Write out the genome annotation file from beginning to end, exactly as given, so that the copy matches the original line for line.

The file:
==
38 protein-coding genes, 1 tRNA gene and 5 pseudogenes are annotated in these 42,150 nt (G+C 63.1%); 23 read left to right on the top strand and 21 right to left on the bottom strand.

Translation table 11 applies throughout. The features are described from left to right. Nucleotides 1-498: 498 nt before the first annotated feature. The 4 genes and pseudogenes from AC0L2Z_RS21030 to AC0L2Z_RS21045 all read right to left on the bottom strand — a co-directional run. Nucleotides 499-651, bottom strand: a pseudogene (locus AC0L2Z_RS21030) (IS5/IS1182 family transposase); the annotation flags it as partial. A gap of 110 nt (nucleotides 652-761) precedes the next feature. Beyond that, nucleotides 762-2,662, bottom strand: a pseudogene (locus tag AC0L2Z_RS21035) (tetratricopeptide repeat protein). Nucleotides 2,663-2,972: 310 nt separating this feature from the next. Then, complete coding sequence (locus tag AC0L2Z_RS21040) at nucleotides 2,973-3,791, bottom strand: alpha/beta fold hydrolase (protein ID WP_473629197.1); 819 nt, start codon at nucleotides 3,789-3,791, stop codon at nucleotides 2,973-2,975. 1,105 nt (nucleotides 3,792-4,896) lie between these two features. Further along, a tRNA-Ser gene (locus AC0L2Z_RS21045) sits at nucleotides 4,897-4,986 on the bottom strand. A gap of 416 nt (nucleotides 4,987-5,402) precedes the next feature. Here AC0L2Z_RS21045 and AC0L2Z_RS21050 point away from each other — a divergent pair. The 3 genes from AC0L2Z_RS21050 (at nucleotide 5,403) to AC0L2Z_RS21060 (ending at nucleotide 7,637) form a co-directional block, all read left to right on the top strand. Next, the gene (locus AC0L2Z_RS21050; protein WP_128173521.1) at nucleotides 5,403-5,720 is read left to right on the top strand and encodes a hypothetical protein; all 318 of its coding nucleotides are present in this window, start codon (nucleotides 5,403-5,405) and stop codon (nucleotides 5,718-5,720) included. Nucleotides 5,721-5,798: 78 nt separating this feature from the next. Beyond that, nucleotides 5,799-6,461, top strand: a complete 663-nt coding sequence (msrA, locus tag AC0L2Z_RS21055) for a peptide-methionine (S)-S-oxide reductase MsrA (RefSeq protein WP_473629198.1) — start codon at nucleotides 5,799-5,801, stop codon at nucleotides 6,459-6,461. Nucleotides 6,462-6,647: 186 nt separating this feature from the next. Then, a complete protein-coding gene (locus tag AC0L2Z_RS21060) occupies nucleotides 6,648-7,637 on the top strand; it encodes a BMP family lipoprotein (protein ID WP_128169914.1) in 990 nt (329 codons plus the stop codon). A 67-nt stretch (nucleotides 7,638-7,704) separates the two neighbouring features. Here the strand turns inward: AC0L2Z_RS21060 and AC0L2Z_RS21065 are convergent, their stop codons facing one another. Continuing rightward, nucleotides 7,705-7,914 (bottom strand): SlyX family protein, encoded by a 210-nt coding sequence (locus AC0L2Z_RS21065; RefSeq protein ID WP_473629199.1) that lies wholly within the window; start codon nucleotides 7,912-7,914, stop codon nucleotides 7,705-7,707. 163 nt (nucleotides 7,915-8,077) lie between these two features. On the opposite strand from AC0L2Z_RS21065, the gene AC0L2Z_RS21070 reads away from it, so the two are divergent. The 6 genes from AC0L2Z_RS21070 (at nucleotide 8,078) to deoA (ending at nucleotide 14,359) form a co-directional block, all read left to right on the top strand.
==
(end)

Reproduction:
38 protein-coding genes, 1 tRNA gene and 5 pseudogenes are annotated in these 42,150 nt (G+C 63.1%); 23 read left to right on the top strand and 21 right to left on the bottom strand.

Translation table 11 applies throughout. The features are described from left to right. Nucleotides 1-498: 498 nt before the first annotated feature. The 4 genes and pseudogenes from AC0L2Z_RS21030 to AC0L2Z_RS21045 all read right to left on the bottom strand — a co-directional run. Nucleotides 499-651, bottom strand: a pseudogene (locus AC0L2Z_RS21030) (IS5/IS1182 family transposase); the annotation flags it as partial. A gap of 110 nt (nucleotides 652-761) precedes the next feature. Beyond that, nucleotides 762-2,662, bottom strand: a pseudogene (locus tag AC0L2Z_RS21035) (tetratricopeptide repeat protein). Nucleotides 2,663-2,972: 310 nt separating this feature from the next. Then, complete coding sequence (locus tag AC0L2Z_RS21040) at nucleotides 2,973-3,791, bottom strand: alpha/beta fold hydrolase (protein ID WP_473629197.1); 819 nt, start codon at nucleotides 3,789-3,791, stop codon at nucleotides 2,973-2,975. 1,105 nt (nucleotides 3,792-4,896) lie between these two features. Further along, a tRNA-Ser gene (locus AC0L2Z_RS21045) sits at nucleotides 4,897-4,986 on the bottom strand. A gap of 416 nt (nucleotides 4,987-5,402) precedes the next feature. Here AC0L2Z_RS21045 and AC0L2Z_RS21050 point away from each other — a divergent pair. The 3 genes from AC0L2Z_RS21050 (at nucleotide 5,403) to AC0L2Z_RS21060 (ending at nucleotide 7,637) form a co-directional block, all read left to right on the top strand. Next, the gene (locus AC0L2Z_RS21050; protein WP_128173521.1) at nucleotides 5,403-5,720 is read left to right on the top strand and encodes a hypothetical protein; all 318 of its coding nucleotides are present in this window, start codon (nucleotides 5,403-5,405) and stop codon (nucleotides 5,718-5,720) included. Nucleotides 5,721-5,798: 78 nt separating this feature from the next. Beyond that, nucleotides 5,799-6,461, top strand: a complete 663-nt coding sequence (msrA, locus tag AC0L2Z_RS21055) for a peptide-methionine (S)-S-oxide reductase MsrA (RefSeq protein WP_473629198.1) — start codon at nucleotides 5,799-5,801, stop codon at nucleotides 6,459-6,461. Nucleotides 6,462-6,647: 186 nt separating this feature from the next. Then, a complete protein-coding gene (locus tag AC0L2Z_RS21060) occupies nucleotides 6,648-7,637 on the top strand; it encodes a BMP family lipoprotein (protein ID WP_128169914.1) in 990 nt (329 codons plus the stop codon). A 67-nt stretch (nucleotides 7,638-7,704) separates the two neighbouring features. Here the strand turns inward: AC0L2Z_RS21060 and AC0L2Z_RS21065 are convergent, their stop codons facing one another. Continuing rightward, nucleotides 7,705-7,914 (bottom strand): SlyX family protein, encoded by a 210-nt coding sequence (locus AC0L2Z_RS21065; RefSeq protein ID WP_473629199.1) that lies wholly within the window; start codon nucleotides 7,912-7,914, stop codon nucleotides 7,705-7,707. 163 nt (nucleotides 7,915-8,077) lie between these two features. On the opposite strand from AC0L2Z_RS21065, the gene AC0L2Z_RS21070 reads away from it, so the two are divergent. The 6 genes from AC0L2Z_RS21070 (at nucleotide 8,078) to deoA (ending at nucleotide 14,359) form a co-directional block, all read left to right on the top strand.